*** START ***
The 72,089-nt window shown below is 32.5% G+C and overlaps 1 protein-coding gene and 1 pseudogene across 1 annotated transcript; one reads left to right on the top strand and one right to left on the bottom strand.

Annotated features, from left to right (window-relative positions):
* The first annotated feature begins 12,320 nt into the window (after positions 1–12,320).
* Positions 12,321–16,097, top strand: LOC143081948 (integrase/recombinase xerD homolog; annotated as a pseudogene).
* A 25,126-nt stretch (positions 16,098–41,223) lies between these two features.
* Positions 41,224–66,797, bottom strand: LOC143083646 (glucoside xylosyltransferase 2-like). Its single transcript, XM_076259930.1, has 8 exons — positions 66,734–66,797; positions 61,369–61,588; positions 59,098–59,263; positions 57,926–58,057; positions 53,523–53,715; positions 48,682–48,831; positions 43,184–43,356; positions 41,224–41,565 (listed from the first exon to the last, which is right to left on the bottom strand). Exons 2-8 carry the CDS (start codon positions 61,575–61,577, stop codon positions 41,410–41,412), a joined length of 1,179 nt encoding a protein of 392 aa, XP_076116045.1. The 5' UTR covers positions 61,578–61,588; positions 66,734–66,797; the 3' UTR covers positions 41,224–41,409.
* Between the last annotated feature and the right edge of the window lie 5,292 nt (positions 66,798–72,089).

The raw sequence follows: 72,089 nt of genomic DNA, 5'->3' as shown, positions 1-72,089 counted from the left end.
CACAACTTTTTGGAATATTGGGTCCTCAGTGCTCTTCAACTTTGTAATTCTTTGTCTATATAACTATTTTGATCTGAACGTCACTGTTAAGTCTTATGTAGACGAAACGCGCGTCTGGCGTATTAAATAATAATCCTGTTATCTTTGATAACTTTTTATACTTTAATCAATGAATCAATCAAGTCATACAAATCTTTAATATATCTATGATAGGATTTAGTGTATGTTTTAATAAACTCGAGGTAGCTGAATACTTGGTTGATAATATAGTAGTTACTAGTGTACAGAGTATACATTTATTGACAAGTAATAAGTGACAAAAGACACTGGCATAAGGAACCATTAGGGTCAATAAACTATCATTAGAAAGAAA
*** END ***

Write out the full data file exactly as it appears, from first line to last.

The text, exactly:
The 72,089-nt window shown below is 32.5% G+C and overlaps 1 protein-coding gene and 1 pseudogene across 1 annotated transcript; one reads left to right on the top strand and one right to left on the bottom strand.

Annotated features, from left to right (window-relative positions):
* The first annotated feature begins 12,320 nt into the window (after positions 1–12,320).
* Positions 12,321–16,097, top strand: LOC143081948 (integrase/recombinase xerD homolog; annotated as a pseudogene).
* A 25,126-nt stretch (positions 16,098–41,223) lies between these two features.
* Positions 41,224–66,797, bottom strand: LOC143083646 (glucoside xylosyltransferase 2-like). Its single transcript, XM_076259930.1, has 8 exons — positions 66,734–66,797; positions 61,369–61,588; positions 59,098–59,263; positions 57,926–58,057; positions 53,523–53,715; positions 48,682–48,831; positions 43,184–43,356; positions 41,224–41,565 (listed from the first exon to the last, which is right to left on the bottom strand). Exons 2-8 carry the CDS (start codon positions 61,575–61,577, stop codon positions 41,410–41,412), a joined length of 1,179 nt encoding a protein of 392 aa, XP_076116045.1. The 5' UTR covers positions 61,578–61,588; positions 66,734–66,797; the 3' UTR covers positions 41,224–41,409.
* Between the last annotated feature and the right edge of the window lie 5,292 nt (positions 66,798–72,089).

The raw sequence follows: 72,089 nt of genomic DNA, 5'->3' as shown, positions 1-72,089 counted from the left end.
CACAACTTTTTGGAATATTGGGTCCTCAGTGCTCTTCAACTTTGTAATTCTTTGTCTATATAACTATTTTGATCTGAACGTCACTGTTAAGTCTTATGTAGACGAAACGCGCGTCTGGCGTATTAAATAATAATCCTGTTATCTTTGATAACTTTTTATACTTTAATCAATGAATCAATCAAGTCATACAAATCTTTAATATATCTATGATAGGATTTAGTGTATGTTTTAATAAACTCGAGGTAGCTGAATACTTGGTTGATAATATAGTAGTTACTAGTGTACAGAGTATACATTTATTGACAAGTAATAAGTGACAAAAGACACTGGCATAAGGAACCATTAGGGTCAATAAACTATCATTAGAAAGAAA